Celebrating the Much Despised Labor Day

5 Sep

Labor DaySince the Reagan era, we seem to have surrendered to what I would term an irrational, inexorable disdain for the laborer. Labor Day seems to have become a hollow holiday for some without a sense of history. Let us remember why it is important to celebrate and elevate the laborer. This is a time for us to reflect and look at how we value human beings; how we look at and address income disparities; how we address and look at people who are over-employed!

Yes, over-employed, those who have to work more than one job and still remain in poverty, while CEOs and those who enjoy being in the top echelon of corporations and organizations earn exponentially more than those who actually allow those organizations to sustain themselves. According to the Economic Policy Institute and Fortune, many top executives make over 300 times that of their employees, many of whom live at or below the poverty line. Yes, CEOs earn 20 times more than they did 20 years ago and 30 times more than they did 30 years ago. In fact, according to the Economic Policy Institute, “In between 1978 and 2014, inflation adjusted CEO pay increased by 1000%,” while the typical worker has only seen a possible 11% increase in that same time frame. That 11% means workers are now either earning the same as they earned in 1978 or even less, allowing executives to earn so much money that it is next to impossible to chart.

We saw the architecture of this with Ronald Reagan, who did his best to bust unions. You remember the union, the reason why we have a little something called a “weekend,” and an 8 hour workday, and protections against the exploitation of children workers. Unions: the reason  we hope to never witness another tragedy like the Triangle Shirtwaist Company.

Just a little history about Labor Day. Labor Day was started in 1882 by labor unions, but it would be many more years before it would be recognized as a Federal Holiday. Oregon was the first state to recognize and honor Labor Day in 1887.  Finally in 1894, under the Cleveland administration, it became a national holiday on the first Monday in September.  Congress passed it unanimously, a very rare event indeed. Today we have an opportunity to reflect on why we need to celebrate the laborer and to look at the maldistribution of wealth in the United States. It’s particularly important to note how Trump and Speaker of the House Paul Ryan show nothing but contempt, disdain, and even disgust for the laborer.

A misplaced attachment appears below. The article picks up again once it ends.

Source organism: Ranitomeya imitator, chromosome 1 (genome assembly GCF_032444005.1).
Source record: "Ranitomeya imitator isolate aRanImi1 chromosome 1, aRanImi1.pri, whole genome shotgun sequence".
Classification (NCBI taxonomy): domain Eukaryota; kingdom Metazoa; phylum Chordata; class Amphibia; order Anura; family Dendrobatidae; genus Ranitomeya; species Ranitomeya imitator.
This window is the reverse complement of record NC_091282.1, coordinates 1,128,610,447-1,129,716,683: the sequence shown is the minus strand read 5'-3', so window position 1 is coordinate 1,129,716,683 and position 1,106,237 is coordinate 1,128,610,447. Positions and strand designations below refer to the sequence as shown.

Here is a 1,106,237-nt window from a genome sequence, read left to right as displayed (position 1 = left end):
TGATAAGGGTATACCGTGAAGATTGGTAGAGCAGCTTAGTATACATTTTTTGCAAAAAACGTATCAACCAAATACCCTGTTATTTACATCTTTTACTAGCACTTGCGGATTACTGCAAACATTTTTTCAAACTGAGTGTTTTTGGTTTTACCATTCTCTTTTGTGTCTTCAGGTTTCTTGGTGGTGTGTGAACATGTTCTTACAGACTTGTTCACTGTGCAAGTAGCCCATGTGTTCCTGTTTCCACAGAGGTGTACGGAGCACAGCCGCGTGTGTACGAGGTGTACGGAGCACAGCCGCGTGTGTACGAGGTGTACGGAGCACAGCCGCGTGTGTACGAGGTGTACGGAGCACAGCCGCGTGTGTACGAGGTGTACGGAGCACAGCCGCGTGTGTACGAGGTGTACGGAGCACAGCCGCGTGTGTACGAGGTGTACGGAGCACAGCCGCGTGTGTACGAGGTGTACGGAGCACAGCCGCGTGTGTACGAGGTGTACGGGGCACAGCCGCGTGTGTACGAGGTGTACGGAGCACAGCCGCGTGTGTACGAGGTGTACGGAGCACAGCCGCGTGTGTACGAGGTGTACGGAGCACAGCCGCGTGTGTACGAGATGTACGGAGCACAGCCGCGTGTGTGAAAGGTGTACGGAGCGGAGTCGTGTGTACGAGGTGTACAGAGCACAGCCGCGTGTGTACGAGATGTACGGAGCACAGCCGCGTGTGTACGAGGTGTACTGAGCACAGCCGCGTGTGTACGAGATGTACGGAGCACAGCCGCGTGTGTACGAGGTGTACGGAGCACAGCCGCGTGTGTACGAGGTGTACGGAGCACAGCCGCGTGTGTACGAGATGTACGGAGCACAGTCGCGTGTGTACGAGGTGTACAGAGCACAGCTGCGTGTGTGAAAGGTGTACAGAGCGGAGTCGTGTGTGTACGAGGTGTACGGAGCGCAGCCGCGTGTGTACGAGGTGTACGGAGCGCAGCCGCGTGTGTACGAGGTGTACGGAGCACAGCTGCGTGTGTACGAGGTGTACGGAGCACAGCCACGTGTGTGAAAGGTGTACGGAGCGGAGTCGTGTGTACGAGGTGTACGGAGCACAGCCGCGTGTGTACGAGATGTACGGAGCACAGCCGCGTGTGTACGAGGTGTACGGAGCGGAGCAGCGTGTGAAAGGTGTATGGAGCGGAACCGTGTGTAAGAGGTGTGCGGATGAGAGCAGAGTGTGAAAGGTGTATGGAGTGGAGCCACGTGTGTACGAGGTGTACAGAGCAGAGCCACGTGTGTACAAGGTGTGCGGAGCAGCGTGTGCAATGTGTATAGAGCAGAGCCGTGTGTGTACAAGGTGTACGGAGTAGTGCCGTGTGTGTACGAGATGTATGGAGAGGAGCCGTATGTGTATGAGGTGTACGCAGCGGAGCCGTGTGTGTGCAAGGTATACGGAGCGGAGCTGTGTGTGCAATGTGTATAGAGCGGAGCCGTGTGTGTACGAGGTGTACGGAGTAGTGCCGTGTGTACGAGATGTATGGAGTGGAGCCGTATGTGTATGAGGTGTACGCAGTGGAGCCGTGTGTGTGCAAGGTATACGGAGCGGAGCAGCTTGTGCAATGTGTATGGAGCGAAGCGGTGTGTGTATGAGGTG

Many of us have been working in movements to increase the minimum wage to $15.00 an hour. This would be just a very small move forward and still does not address a living wage. Sadly, the common theme from Trump and Ryan and their ilk — remember, they aren’t as different as they’d like you to believe —  has been nothing less than hostile. They all seem to subscribe to the false notion of a meritocracy. Our current Republican controlled House of Representatives overwhelmingly voted against the equal pay act — the same people who want to throw out the Affordable Care Act and witness millions suddenly going without health care. All the while ALL of those in our congress have Cadillac insurance packages and earn a minimum of $174,000. Yes, you read that number correctly. Please watch this very short video of the maldistribution of wealth in the United States.

Labor Day isn’t just an excuse for a long weekend or a chance to grill an extra burger before autumn sets in. It’s a chance to reflect on the work that is done at all levels of our society and the value of all that labor. It’s a chance to celebrate the collaboration that makes work better and working conditions safer. In the words of the great Joe Hill (as sung by Billy Bragg)

Now I long for the morning that they realise